Monday, July 11, 2011

Thunderbolts - FUNderbolts - Maxy Barnard

Remember when Warren Ellis' Thunderbolts presented a marketable team? With elements like Who Wants To Be A Thunderbolt (or whatever it was called), action figures and presenting themselves with a toyetic quality? Well here's a minor revival of that concept, with a kids show version of the current team. Or rather a hand-picked selection of the most toyetic and visually safe Thunderbolts, so creepier ones like Mr. Hyde and Crossbones are off limits. (when I wrote that last bit I realised that most of the Thunderbolts are really toyetic and pleasing to look. I wonder if that was deliberate)

On the creative side, I adopted a system of creating a beat every 4 panels, creating the same sort of pacing joke to joke and scene to scene as a kids show tends to lean towards, which owes itself heavily to both Thom Zahler and to many, MANY 4-koma gag manga. I feel it works effectively, and frames the jokes well, regardless of quality or set-up. So keep in mind, if panel continuity seems to jump a bit every 4 panels, it's because it IS jumping ahead scene to scene.


Page 1 - 8 Panels*

*Page note: to emphasise this as a tv show, I want to take the concept presented in other works like Love & Capes of having all of the panels the same size, to take on the appearance of the story being on a television screen.

Title card for this episode of Funderbolts. Top left we have the Thunderbolts logo, retooled to be multi-coloured and to instead read as Funderbolts. Other than that touch run wild, whilst trying to keep within the guidelines of a kids show title. Good reference cards can be found in stuff like Spongebob Squarepants or various classic Looney Tunes episodes. You know, playing up the text with a relevant frame and such.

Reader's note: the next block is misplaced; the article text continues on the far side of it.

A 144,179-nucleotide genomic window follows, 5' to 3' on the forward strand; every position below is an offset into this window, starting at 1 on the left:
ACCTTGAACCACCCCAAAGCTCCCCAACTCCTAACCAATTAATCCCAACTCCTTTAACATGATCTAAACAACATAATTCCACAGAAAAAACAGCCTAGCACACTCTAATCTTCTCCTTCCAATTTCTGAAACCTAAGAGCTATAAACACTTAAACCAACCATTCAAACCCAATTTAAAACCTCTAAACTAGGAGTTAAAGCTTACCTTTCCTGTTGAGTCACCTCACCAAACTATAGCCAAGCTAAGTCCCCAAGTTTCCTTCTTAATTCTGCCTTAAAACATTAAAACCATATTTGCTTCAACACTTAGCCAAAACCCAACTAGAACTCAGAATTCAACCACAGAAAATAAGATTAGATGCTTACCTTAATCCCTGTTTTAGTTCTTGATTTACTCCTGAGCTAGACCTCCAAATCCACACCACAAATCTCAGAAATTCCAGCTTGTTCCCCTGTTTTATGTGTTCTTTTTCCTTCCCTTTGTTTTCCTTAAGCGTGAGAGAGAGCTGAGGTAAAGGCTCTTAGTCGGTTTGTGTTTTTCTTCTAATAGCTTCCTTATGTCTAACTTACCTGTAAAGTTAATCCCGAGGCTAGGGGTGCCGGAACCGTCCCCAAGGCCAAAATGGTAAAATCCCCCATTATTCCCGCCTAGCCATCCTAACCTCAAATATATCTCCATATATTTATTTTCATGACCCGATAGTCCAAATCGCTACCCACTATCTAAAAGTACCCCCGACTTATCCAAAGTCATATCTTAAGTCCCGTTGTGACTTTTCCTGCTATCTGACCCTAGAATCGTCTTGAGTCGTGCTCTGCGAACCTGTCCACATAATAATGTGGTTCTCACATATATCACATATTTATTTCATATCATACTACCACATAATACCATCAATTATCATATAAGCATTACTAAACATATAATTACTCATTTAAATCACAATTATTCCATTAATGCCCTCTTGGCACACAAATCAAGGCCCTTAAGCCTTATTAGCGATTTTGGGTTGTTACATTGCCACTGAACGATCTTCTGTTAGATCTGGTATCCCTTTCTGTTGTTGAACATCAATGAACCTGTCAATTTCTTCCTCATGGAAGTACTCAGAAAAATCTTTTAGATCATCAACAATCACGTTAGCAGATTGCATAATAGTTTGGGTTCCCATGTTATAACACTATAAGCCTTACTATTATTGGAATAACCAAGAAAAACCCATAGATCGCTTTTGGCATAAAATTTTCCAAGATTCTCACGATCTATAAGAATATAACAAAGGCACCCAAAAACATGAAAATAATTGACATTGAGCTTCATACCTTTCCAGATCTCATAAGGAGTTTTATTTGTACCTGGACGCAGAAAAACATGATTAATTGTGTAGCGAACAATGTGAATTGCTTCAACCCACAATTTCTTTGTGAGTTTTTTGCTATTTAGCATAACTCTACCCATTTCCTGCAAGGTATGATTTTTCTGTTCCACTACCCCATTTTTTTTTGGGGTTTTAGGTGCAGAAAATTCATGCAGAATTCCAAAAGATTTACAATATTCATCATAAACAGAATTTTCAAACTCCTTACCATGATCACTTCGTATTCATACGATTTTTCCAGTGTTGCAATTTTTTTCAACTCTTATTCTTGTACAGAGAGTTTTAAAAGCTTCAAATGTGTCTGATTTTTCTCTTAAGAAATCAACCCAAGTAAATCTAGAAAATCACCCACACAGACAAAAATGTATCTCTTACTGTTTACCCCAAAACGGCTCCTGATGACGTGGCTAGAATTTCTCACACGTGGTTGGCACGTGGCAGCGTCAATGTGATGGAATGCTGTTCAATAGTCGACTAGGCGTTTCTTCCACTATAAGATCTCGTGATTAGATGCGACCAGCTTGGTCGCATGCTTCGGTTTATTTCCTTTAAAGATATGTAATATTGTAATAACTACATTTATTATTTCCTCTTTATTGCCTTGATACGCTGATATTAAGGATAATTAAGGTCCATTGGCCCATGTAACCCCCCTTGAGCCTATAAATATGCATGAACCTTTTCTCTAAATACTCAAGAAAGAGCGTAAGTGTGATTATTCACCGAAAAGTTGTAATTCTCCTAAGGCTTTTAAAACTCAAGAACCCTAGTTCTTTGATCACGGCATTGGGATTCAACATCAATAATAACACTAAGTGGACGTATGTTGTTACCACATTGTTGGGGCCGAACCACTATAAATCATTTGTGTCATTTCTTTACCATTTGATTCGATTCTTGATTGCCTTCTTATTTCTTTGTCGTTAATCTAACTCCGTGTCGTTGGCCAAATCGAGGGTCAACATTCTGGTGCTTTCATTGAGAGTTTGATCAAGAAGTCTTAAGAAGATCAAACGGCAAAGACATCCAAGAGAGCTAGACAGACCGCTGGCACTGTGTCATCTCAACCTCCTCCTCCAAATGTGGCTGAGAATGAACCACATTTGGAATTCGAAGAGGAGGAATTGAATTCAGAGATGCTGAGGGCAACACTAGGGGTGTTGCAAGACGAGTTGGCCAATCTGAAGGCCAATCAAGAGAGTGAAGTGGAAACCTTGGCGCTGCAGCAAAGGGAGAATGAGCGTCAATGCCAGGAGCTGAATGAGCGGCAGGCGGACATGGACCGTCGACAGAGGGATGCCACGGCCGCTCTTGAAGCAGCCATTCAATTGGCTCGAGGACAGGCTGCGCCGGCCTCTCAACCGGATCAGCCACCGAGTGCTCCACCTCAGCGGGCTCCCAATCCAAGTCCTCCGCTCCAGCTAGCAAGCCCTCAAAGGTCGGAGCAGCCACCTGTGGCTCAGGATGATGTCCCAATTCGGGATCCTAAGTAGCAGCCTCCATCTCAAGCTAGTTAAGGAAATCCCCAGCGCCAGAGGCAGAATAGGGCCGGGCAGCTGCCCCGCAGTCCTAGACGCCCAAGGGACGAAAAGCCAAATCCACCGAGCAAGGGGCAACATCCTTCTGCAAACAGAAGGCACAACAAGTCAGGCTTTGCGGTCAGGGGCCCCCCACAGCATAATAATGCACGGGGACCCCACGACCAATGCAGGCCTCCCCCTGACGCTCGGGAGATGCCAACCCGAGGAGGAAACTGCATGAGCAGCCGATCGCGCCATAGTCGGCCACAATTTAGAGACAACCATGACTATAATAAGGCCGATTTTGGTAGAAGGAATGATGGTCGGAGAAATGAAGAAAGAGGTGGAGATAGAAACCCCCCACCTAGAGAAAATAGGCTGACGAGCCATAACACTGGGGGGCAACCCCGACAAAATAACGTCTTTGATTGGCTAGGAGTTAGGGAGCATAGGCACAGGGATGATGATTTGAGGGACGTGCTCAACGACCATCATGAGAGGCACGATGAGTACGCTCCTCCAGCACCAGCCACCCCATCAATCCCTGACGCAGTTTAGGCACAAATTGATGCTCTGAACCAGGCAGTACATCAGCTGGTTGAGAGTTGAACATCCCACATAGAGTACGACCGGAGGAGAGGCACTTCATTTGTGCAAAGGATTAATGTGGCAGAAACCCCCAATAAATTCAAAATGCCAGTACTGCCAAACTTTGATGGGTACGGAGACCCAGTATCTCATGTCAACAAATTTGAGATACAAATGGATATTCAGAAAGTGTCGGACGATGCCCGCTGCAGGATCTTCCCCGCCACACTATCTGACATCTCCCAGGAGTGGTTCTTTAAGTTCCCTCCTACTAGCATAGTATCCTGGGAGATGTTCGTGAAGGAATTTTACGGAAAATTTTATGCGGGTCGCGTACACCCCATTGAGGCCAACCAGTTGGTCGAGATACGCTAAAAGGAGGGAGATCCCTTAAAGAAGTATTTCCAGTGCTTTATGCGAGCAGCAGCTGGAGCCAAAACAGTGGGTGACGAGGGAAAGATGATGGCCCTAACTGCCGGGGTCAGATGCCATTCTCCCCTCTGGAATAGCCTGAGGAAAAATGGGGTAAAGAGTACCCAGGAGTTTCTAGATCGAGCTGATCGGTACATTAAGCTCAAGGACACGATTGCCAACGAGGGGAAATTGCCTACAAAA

TEXT: FUNDERBOLTS IN... A 'Shocker'ing Surprise!

Establishing shot of The Raft, done up all shiny and with a large Thunderbolts logo on the front. At the water around the base are smiling Jellyfish, swimming to and fro along the surface. The speech bubble connects to an upper window above the giant logo.

Speech Bubble(Shocker): I have to go where?!

[Scene note: We're in a break room for the Funderbolts, split into two general areas. A TV area, with a HUGE couch (made comically huge to fit the whole team, including the colossal Juggernaut) and a giant widescreen TV with an unidentifiable games console at the base of it (in true animated cartoon tradition, this must be completely different to any existing console, purely for that wonderful feeling of dodging royalties or whatever the motivation was), and a kitchen area, with basic amenities like a coffee machine, counter, fridge and microwave. The exit to the room is between these two areas.]
Two Shot¦Kitchen Area: A 'chibi' Shocker is flailing his arms comically up and down, frustrated at chibi Ghost, who is drinking coffee through a gas-mask-like/straw-like extension on his mask.

Ghost: ... The Haunted Mine.

Shocker: WHY WOULD YOU SEND ME THERE?! It's haunted! The name even says so!

Two Shot¦Kitchen Area: Ghost remains unchanged. Shocker is slumped forward, a huge sweat drop on his head and a black cloud just above him.

Ghost: ... You can take Swampy.

SFX(coffee): *sllllurp*

Shocker: But he's spooky too...

SFX(cloud): *doom*

Three Shot¦Kitchen Area+Exit: Shocker is being pushed towards the door by chibi Boomerang (you don't get more toyetic than his current design!), who is grinning widely as Shocker tries to put up a resistance. Ghost is at the edge of the shot, continuing to drink his coffee.